Small Modular Nuclear Reactors Have Gotten A Big Reality Check

The deployment of small modular nuclear reactors (SMRs) to address increasing energy demands globally has been evaluated in a recent report, revealing significant challenges and drawbacks associated with this form of energy production. SMRs, defined as nuclear plants with a capacity up to 300 megawatts, were once touted as a solution to the complexities, security risks, and costs of large-scale reactors. However, the report, titled “Small Modular Reactors: Still Too Expensive, Too Slow, and Too Risky,” challenges the viability of SMRs in meeting energy demands effectively.

“The rhetoric from small modular reactor (SMR) advocates is loud and persistent: This time will be different because the cost overruns and schedule delays that have plagued large reactor construction projects will not be repeated with the new designs,” says the report. “But the few SMRs that have been built (or have been started) paint a different picture – one that looks startlingly similar to the past. Significant construction delays are still the norm and costs have continued to climb.”

One of the primary arguments against SMRs presented in the report is their excessive cost. Data provided in the report indicates that all existing SMRs have experienced significant cost overruns, with several projects surpassing initial budget estimates. For example, the NuScale project in Idaho saw costs escalate from $9,964 to $21,561 per kilowatt during its development phase. These cost overruns not only hinder the economic feasibility of SMRs but also divert resources away from alternative, cleaner, and more rapidly deployable energy sources such as wind, solar, and battery storage.

“It is vital that this debate consider the opportunity costs associated with the SMR push,” write the authors. “The dollars invested in SMRs will not be available for use in building out a wind, solar and battery storage resource base. These carbon-free and lower-cost technologies are available today and can push the transition from fossil fuels forward significantly in the coming 10 years – years when SMRs will still be looking for licensing approval and construction funding.”

The report scrutinizes the delays encountered in the construction of small modular nuclear reactors (SMRs), revealing significant discrepancies between initial projections and actual completion times. Projects like the Shidao Bay endeavor in China, initially anticipated to take four years, extended to 12, while the Russian Ship Borne project, slated for three years, took 13.

Similarly, the ongoing CAREM initiative in Argentina, projected to conclude in four years, is now in its 13th year of development.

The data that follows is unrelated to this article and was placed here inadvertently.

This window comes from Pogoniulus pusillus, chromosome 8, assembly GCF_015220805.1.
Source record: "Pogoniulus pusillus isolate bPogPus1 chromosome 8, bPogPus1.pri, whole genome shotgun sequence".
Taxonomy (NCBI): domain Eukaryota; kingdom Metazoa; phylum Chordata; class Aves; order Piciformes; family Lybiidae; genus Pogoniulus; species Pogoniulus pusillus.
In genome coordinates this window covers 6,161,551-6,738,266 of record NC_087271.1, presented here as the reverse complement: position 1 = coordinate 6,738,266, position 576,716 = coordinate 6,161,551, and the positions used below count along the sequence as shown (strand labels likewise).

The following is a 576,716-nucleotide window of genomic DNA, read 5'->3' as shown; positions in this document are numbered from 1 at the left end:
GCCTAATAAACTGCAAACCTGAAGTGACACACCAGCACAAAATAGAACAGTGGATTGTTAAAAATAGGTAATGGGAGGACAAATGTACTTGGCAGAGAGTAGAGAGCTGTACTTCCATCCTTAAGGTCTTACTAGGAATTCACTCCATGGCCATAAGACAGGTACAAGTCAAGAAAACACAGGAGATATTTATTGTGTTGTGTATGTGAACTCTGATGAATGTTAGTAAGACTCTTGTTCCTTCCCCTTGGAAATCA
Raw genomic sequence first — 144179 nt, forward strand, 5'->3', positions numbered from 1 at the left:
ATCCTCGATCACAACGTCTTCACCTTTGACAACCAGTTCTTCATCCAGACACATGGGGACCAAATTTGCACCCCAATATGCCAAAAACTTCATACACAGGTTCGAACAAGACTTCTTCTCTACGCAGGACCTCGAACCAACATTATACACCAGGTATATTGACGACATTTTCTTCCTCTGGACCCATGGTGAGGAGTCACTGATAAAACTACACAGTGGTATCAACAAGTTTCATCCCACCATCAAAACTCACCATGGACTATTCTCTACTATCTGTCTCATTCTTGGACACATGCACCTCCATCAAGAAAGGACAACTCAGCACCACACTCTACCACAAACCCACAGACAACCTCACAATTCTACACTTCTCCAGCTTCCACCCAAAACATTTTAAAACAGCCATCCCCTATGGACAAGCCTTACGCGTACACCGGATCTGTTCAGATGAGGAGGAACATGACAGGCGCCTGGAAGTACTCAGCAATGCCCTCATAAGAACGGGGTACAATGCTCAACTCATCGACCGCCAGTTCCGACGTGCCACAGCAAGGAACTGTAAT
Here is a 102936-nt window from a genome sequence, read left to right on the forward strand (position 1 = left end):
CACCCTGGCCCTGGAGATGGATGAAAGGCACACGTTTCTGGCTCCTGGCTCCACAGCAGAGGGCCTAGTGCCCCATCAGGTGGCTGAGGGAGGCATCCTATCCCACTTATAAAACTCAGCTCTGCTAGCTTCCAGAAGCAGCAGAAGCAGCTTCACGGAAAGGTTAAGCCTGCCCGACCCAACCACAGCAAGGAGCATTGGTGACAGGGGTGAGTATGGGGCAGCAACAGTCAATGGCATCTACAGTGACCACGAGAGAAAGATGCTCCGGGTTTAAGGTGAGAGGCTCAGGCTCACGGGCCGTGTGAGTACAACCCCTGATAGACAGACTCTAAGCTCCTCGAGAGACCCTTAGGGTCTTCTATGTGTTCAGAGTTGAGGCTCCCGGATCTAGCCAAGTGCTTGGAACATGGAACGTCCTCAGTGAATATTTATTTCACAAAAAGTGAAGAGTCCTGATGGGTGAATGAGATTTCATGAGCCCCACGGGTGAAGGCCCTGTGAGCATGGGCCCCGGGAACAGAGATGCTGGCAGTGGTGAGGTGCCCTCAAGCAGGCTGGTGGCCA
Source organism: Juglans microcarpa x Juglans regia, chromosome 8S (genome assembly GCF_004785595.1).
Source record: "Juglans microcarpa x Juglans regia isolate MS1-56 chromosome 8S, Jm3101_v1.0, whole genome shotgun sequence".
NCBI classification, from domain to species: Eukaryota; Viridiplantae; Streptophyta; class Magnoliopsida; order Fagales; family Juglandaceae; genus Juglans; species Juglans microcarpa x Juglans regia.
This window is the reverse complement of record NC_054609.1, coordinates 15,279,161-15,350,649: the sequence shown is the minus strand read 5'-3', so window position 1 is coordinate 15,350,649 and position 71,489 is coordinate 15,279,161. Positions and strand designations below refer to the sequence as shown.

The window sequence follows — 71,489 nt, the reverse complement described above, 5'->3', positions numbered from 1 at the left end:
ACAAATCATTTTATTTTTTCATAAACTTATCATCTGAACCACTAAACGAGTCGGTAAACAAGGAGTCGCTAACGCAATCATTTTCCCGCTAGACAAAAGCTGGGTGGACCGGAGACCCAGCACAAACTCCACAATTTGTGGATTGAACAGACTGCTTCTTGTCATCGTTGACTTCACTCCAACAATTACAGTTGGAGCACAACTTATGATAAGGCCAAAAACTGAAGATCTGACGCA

“Despite this real-world experience, Westinghouse, X-Energy and NuScale, among others, continue to claim they will be able to construct their SMRs in 36 to 48 months, perhaps quickly enough to have them online by 2030,” write the authors. “GE-Hitachi even claims it ultimately will be able to construct its 300MW facility in as little as 24 months.

“Admittedly, there is a not-zero chance this is possible, but it flies in the face of nuclear industry experience, both in terms of past SMR development and construction efforts and the larger universe of full-size reactors, all of which have taken significantly longer than projected to begin commercial operation.”

Furthermore, while advancements such as expedited welding techniques may streamline SMR manufacturing, the report emphasizes that deployment remains a significant hurdle. The IEEFA highlights the considerable financial risks and extensive delays associated with SMR development, making them an unattractive investment.

Safety concerns also loom large due to the relative novelty of SMR technology. Questions arise regarding the reliability of SMRs and their ability to deliver the promised power outputs. Additionally, there is limited information available on the operational costs, maintenance requirements, and decommissioning procedures of SMRs, raising uncertainties among regulators and stakeholders.

In terms of safety, the report quotes a 2023 study for the US Air Force that said: “Since SMR technology is still developing and is not deployed in the US, information is scarce concerning the various costs for [operations & maintenance], decommissioning and end-of-life dissolution, property restoration and site clean-up and waste management.”

Moreover, the report underscores the potential global repercussions of SMR failures. Utilizing standardized designs across multiple SMR projects increases the risk of widespread consequences in the event of component malfunctions or safety incidents. For instance, issues observed in steam generators at pressurized water reactors (PWRs) highlight the systemic vulnerabilities inherent in deploying identical technologies across numerous reactors.

“We’re not arguing that new SMRs will have these same issues,” they write. “We expect that the design and material decisions made for SMRs will reflect remedial measures taken at existing reactors. Our concern is broader in that a problem at one SMR might have serious repercussions at many other SMRs with the same standardized design.”

“At least 375,000 MW of new renewable energy generating capacity is likely to be added to the US grid in the next seven years,” they say. “By contrast, IEEFA believes it is highly unlikely any SMRs will be brought online in that same time frame. The comparison couldn’t be clearer. Regulators, utilities, investors and government officials should acknowledge this and embrace the available reality: Renewables are the near-term solution.”

Leave a Reply

Your email address will not be published. Required fields are marked *